A week on the Fife Coastal Path – Day 3

On Day 3 we woke up in our startlingly comfortable bed and breakfast in Leven and tucked into what was probably the best full Scottish breakfast I’ve had in years. With Lauren’s feet still causing her some issues we decided to take the day easy, booking another night in the B&B and leaving most of our gear behind in the room. The bus service between Elie and Leven is pretty regular, so we’d be able to do a short recovery walk (only about 9 miles) and then bus back to our accommodation. Then the plan for tomorrow was to get the bus back out to Elie and continue from there.

I had absolutely no ulterior motives for wanting to spend another evening in the B&B with a television in the room. None at all.


The day began with a lovely stroll along sandy beaches around the whole of Largo bay lots of carbonate salt marsh wildlife, sand worms and shells to comb the beach for. The weather was a bit wild and overcast, but it was a nice change from the heat and scorching sunburn of the previous two days.

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The navigation on this part was beyond simple of course, although it wasn’t exactly too difficult for the entire walk (“keep the sea on the right”, tends to be an easy thing to remember). Where we ran into difficulty was usually the towns, finding the alleyway marked by a sticker on a lamp post which leads out of town and back onto the path was about the trickiest part. The hardest part of Largo bay was picking the right line on the beach to walk on comfortable sand without sinking.

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Eventually the endless sands ended and we reached Ruddon’s Point and the bustling metropolis of Shell Bay Caravan Site. This immediately brought back deeply traumatic memories from my undergraduate mapping dissertation, and the geology we were walking through started to look terribly familiar. Depressingly, after about 5 minutes of walking through said geology I started to spot all of the places I’d gone wrong during said dissertation. More than a little depressing. Fortunately, I was much cheered by discovering that the caravan site now boasted a rather excellent café, where we spent a good hour. This was also where we ran into pretty much the only other people who we think were doing the whole walk, a pair of German women who’d also been staying in our B&B. They outpaced us after this and we didn’t see anybody else for the whole trip who we thought was walking the whole path. This isn’t to say it’s quiet, the path is filled with day walkers and dog walkers, but backpackers seem to mostly be elsewhere.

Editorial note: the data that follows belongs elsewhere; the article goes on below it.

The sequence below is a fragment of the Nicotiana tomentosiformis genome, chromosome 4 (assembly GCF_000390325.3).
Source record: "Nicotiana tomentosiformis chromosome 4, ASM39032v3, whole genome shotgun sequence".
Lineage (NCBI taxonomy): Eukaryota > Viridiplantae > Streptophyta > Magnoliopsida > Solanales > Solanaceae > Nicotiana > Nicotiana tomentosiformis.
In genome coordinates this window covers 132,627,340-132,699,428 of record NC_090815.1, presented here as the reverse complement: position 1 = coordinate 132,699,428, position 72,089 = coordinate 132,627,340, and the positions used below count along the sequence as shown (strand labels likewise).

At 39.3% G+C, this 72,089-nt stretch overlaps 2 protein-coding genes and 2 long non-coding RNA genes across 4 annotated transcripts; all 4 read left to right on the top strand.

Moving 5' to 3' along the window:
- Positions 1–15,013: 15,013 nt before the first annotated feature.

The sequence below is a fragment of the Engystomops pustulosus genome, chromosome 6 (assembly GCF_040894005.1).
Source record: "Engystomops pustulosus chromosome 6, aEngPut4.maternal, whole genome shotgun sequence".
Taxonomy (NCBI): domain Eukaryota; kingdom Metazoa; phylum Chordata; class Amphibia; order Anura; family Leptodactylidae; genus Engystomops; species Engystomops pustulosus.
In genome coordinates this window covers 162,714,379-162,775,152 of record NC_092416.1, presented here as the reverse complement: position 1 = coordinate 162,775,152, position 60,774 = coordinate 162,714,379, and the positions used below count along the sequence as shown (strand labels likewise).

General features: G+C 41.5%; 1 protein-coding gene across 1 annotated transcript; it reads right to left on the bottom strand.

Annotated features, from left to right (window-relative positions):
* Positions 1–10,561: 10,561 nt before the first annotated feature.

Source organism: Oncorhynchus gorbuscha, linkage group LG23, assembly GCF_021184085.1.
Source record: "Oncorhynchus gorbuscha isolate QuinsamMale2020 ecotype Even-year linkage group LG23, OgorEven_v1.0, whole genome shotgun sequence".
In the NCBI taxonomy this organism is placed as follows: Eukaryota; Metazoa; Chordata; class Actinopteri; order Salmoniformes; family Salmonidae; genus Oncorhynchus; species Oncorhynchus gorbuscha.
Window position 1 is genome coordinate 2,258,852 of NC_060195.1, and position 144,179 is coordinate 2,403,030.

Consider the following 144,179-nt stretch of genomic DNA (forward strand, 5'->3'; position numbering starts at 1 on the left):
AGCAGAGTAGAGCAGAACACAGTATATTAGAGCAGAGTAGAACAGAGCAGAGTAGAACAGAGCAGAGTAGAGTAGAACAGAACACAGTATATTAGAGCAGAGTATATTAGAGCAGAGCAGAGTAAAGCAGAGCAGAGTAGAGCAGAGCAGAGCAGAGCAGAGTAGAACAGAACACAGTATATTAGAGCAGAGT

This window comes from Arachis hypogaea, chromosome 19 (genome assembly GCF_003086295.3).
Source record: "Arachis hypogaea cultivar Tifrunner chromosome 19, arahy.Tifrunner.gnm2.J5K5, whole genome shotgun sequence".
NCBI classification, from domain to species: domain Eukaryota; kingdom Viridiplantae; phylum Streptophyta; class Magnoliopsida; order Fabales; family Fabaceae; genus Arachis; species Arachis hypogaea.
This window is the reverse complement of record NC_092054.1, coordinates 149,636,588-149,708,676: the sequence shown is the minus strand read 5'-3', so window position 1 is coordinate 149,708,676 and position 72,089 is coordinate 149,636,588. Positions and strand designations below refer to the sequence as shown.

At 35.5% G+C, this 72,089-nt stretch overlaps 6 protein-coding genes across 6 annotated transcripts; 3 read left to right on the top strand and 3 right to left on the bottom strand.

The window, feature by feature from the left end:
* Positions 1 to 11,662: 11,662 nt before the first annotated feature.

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After the caravan site the day gets a lot more interesting, climbing up Kincraig Point above some truly spectacular columnar basalt cliffs. At the base of the cliffs around the wave cut platform is a truly excellent chain walk scramble (sometimes described as Scotland’s via ferrata) which I did a few times during my mapping project. We skipped it on this trip though, as the tide times didn’t really work for us. I highly recommend it if you ever get the opportunity.

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The basalt cliffs themselves are absolutely fantastic, columnar jointing that’s easily as good as Samson’s Ribs in Holyrood Park and (in my opinion) on par with the Giant’s Causeway. If for some reason geology isn’t your thing (pffft, what’s wrong with you?) there’s also some sites for the historian along here. The whole hill was a WW2 defence battery and you can still poke around in the gunnery emplacements, bunkers and old barracks. Well worth a poke around.

The geology of Fife is actually pretty good for a sightseeing trip. The whole thing is pretty much Carboniferous sedimentary sequences of various sorts, ranging the full range of depths from shallow marine limestones right through to coal swamps. In places full cyclothem sequences of deltaic successions repeat along the coastline. If we’d had the time on the first day I’d have liked to visit some of the oil shales found on the south side of the Firth of Forth, as they’re quite interesting from a historic economic geology perspective.

There’s plenty around for the igneous geologist as well of course. In addition to Ruddon’s Point there are several other outcrops of basaltic vents and plugs, tonnes of bedded tuffs around them, and even pillow lavas in a few places (such as around Kinghorn). There’s also a few dykes and sills of varying composition here and there along the coast. It’s not the most spectacular of regions, but it’s a varied and plentiful collection of everything the Carboniferous of Scotland has to offer.

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We finished the day in the Ship Inn in Elie, where we had a surprisingly disappointing fish and chips, before getting the bus back and watching Eurovision. Rested and refreshed we were ready to tackle the rest of the walk.

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